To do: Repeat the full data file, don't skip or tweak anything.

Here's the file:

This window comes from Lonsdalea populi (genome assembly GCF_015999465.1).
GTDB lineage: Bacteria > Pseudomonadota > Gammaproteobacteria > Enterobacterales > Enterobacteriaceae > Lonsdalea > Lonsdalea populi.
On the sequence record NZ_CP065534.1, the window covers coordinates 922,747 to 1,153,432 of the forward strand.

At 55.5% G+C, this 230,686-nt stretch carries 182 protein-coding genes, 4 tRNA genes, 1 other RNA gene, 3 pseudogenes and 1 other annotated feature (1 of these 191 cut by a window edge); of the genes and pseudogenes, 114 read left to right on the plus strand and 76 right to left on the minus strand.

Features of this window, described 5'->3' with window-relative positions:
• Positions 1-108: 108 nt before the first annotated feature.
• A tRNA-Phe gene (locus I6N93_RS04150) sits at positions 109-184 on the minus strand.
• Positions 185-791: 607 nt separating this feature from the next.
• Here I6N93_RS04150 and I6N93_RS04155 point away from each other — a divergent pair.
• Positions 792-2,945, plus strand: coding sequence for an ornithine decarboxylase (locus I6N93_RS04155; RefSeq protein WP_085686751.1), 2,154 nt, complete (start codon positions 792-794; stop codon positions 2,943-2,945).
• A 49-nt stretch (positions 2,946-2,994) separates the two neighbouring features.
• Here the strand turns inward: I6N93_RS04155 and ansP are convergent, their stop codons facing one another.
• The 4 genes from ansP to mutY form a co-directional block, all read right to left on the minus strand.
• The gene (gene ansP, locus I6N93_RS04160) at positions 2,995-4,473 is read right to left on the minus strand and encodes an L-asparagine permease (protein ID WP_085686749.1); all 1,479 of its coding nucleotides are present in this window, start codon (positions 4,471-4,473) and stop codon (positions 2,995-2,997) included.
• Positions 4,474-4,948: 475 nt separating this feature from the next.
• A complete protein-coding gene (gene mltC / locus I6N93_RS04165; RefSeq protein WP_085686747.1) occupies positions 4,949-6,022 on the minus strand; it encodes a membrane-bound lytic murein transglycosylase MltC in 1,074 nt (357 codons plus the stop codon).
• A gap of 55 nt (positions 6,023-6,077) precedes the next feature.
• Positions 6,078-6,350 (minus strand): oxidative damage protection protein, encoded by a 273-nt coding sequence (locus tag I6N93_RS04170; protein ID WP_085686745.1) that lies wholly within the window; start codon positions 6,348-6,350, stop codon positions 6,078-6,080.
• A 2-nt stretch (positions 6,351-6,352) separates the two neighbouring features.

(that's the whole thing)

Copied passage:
This window comes from Lonsdalea populi (genome assembly GCF_015999465.1).
GTDB lineage: Bacteria > Pseudomonadota > Gammaproteobacteria > Enterobacterales > Enterobacteriaceae > Lonsdalea > Lonsdalea populi.
On the sequence record NZ_CP065534.1, the window covers coordinates 922,747 to 1,153,432 of the forward strand.

At 55.5% G+C, this 230,686-nt stretch carries 182 protein-coding genes, 4 tRNA genes, 1 other RNA gene, 3 pseudogenes and 1 other annotated feature (1 of these 191 cut by a window edge); of the genes and pseudogenes, 114 read left to right on the plus strand and 76 right to left on the minus strand.

Features of this window, described 5'->3' with window-relative positions:
• Positions 1-108: 108 nt before the first annotated feature.
• A tRNA-Phe gene (locus I6N93_RS04150) sits at positions 109-184 on the minus strand.
• Positions 185-791: 607 nt separating this feature from the next.
• Here I6N93_RS04150 and I6N93_RS04155 point away from each other — a divergent pair.
• Positions 792-2,945, plus strand: coding sequence for an ornithine decarboxylase (locus I6N93_RS04155; RefSeq protein WP_085686751.1), 2,154 nt, complete (start codon positions 792-794; stop codon positions 2,943-2,945).
• A 49-nt stretch (positions 2,946-2,994) separates the two neighbouring features.
• Here the strand turns inward: I6N93_RS04155 and ansP are convergent, their stop codons facing one another.
• The 4 genes from ansP to mutY form a co-directional block, all read right to left on the minus strand.
• The gene (gene ansP, locus I6N93_RS04160) at positions 2,995-4,473 is read right to left on the minus strand and encodes an L-asparagine permease (protein ID WP_085686749.1); all 1,479 of its coding nucleotides are present in this window, start codon (positions 4,471-4,473) and stop codon (positions 2,995-2,997) included.
• Positions 4,474-4,948: 475 nt separating this feature from the next.
• A complete protein-coding gene (gene mltC / locus I6N93_RS04165; RefSeq protein WP_085686747.1) occupies positions 4,949-6,022 on the minus strand; it encodes a membrane-bound lytic murein transglycosylase MltC in 1,074 nt (357 codons plus the stop codon).
• A gap of 55 nt (positions 6,023-6,077) precedes the next feature.
• Positions 6,078-6,350 (minus strand): oxidative damage protection protein, encoded by a 273-nt coding sequence (locus tag I6N93_RS04170; protein ID WP_085686745.1) that lies wholly within the window; start codon positions 6,348-6,350, stop codon positions 6,078-6,080.
• A 2-nt stretch (positions 6,351-6,352) separates the two neighbouring features.